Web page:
Writing an essay

What is an essay?

An essay is a piece of writing that discusses a particular topic, based on more than one scientific article or other piece of academic writing. The subject, references, scope, phrasing of a question, stylistic conventions, and schedule are each discussed together with the examiner. All of the electives in history and some of the book examinations in ethnology can be completed by writing an essay. Specific guidelines must be complied with if they are provided (e.g. methodology essay in advanced studies in Finnish history).

The problematizational, comparative, evaluative, and outspoken nature of an essay distinguishes it from a summary. What distinguishes an academic essay from a literary one is that, in an academic essay, argumentation and observations are reasoned, and concepts based on literature are documented and presented in the text as well as in a reference list. A problem-oriented approach is a characteristic feature of an essay. An essay shows that the writer(s) have understood their source material and are capable of linking the gathered information with their former knowledge and observations on the subject. The writer’s style can be personal, but the text must be based on scientific argumentation.

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The purpose of writing essays is to enhance students’ writing and thinking skills as well as to improve their expertise in their field. Essay writing is a form of self-study, offering the opportunity to gather new information and to deepen the understanding of the central themes within the students’ disciplines.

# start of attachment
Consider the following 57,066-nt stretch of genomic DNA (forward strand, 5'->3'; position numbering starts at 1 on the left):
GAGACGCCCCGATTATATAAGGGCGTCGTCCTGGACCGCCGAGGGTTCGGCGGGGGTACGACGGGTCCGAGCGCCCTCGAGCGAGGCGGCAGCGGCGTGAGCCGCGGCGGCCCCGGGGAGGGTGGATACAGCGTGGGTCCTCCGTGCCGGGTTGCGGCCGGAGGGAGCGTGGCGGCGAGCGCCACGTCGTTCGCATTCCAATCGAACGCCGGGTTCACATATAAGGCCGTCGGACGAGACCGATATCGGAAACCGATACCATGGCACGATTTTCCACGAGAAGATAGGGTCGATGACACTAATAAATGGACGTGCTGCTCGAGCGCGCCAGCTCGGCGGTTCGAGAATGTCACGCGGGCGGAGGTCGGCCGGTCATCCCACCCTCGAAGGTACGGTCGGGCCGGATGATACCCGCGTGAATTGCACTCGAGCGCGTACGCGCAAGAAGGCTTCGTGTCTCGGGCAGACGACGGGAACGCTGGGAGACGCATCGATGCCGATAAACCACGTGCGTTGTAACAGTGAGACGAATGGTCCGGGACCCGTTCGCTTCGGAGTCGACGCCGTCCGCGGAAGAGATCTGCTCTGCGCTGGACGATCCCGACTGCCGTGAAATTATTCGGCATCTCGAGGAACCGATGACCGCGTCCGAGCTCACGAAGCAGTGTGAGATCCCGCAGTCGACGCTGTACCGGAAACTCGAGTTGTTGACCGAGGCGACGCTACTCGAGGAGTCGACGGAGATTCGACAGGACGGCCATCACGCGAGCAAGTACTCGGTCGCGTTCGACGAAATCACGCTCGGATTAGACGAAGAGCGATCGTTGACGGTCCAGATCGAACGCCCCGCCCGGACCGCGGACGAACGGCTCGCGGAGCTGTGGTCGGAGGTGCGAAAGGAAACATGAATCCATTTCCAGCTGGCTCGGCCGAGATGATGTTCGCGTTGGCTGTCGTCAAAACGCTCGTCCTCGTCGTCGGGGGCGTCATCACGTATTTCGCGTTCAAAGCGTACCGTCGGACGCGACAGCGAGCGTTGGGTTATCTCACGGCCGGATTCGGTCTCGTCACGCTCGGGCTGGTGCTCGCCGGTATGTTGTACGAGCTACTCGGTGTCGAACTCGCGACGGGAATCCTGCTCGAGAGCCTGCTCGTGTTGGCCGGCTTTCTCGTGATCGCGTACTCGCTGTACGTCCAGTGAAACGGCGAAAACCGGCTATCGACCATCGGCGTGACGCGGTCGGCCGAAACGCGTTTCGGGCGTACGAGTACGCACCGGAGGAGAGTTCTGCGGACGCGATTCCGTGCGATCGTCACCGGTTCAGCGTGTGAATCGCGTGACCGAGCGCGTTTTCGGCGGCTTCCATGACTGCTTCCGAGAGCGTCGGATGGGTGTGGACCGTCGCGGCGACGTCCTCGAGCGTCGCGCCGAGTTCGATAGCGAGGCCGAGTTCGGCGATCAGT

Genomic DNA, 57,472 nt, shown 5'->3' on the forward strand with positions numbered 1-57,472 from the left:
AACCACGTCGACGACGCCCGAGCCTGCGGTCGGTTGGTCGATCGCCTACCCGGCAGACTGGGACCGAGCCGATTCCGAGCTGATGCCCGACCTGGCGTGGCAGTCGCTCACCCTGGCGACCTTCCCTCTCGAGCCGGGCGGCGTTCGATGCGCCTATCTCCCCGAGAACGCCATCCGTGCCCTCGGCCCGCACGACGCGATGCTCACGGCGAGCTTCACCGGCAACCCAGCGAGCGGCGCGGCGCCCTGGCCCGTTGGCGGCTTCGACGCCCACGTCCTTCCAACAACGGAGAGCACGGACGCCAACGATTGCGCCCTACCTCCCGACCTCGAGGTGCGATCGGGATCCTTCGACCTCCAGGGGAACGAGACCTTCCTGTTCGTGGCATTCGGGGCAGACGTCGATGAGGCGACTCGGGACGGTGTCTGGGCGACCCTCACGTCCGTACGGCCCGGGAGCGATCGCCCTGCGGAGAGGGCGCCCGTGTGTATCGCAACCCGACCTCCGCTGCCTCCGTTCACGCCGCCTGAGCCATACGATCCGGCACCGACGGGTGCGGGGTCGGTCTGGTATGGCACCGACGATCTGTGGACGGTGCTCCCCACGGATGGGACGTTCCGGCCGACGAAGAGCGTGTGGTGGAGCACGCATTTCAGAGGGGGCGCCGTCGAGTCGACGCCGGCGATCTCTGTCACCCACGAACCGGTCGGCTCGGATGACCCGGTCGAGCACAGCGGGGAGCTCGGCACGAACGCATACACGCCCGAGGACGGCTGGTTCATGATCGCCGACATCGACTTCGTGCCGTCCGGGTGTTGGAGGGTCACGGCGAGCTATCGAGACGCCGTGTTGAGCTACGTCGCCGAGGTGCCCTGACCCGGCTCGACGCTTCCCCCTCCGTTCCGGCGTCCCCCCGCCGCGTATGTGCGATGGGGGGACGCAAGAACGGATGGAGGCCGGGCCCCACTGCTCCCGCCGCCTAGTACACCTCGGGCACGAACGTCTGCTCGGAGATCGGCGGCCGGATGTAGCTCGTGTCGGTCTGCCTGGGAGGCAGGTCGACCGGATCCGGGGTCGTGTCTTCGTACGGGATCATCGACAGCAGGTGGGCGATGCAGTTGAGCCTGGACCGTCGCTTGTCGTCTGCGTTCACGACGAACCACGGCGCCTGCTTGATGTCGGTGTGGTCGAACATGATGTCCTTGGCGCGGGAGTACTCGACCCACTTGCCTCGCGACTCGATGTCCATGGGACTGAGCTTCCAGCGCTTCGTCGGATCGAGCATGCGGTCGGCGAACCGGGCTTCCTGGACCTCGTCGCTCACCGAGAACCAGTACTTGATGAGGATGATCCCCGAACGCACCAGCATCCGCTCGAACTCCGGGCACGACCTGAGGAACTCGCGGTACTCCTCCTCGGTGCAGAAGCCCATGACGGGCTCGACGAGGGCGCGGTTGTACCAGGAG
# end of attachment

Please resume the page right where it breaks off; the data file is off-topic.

How to structure an essay?

An essay is less restricted than a scientific article both in style and structure. However, the text should proceed in a systematic manner, placing emphasis on different entities. An essay is outlined in sections that are headed. The following division is the most common way to structure an essay:

  1. Introduction, which introduces the subject or the problem, briefly puts the subject in context, demonstrates the viewpoint, and defines the boundaries of the discussion
  2. Discussion, the structure of which depends on the chosen viewpoint (e.g. comparative structure, thesis statement and argumentation, moving from broad scale phenomena to narrow, or from theory to practice)
  3. Conclusion, in which the writer(s) can draw together the central concepts of the text, further develop their thoughts, deliberate on the (practical) implications of the results, etc. A conclusion also gives the writer(s) the opportunity to reflect on what they learned during the writing process.


Length, form, and the stylistic requirements

Essays are graded on the basis of their contents, not their length. The required number of pages depends on the task and viewpoint, as well as on the scope of and approach to the required literature. The style and layout also affect the length (font size, line spacing, margins). Unless otherwise agreed with the examiner, a 5 ECTS credit essay is approximately 15 A4 pages in length.

The instructions given in the bachelor’s seminar or colloquium and in the master’s seminar should be followed regarding style and formatting. Sources should also be documented in accordance with the conventions of seminar papers.

Name, contact information (email address and telephone number), the name of the course, and the amount of credits agreed upon with the examiner must be clearly stated in every essay, along with the date and examiner’s name. IMG_0275.JPG

Grading of essays

Essays are graded on a scale of 1 to 5. The following factors are taken into account in grading: achieving the described goals; conceptualizing the framework and context; understanding and consistent usage of the concepts; analyzing, internalizing, and summarizing the theoretical ideas; conceptualizing the connections and detecting the conflicts; developing ideas further, etc. Thus, credits are not awarded only on the basis of summarizing the source literature agreed upon with the examiner.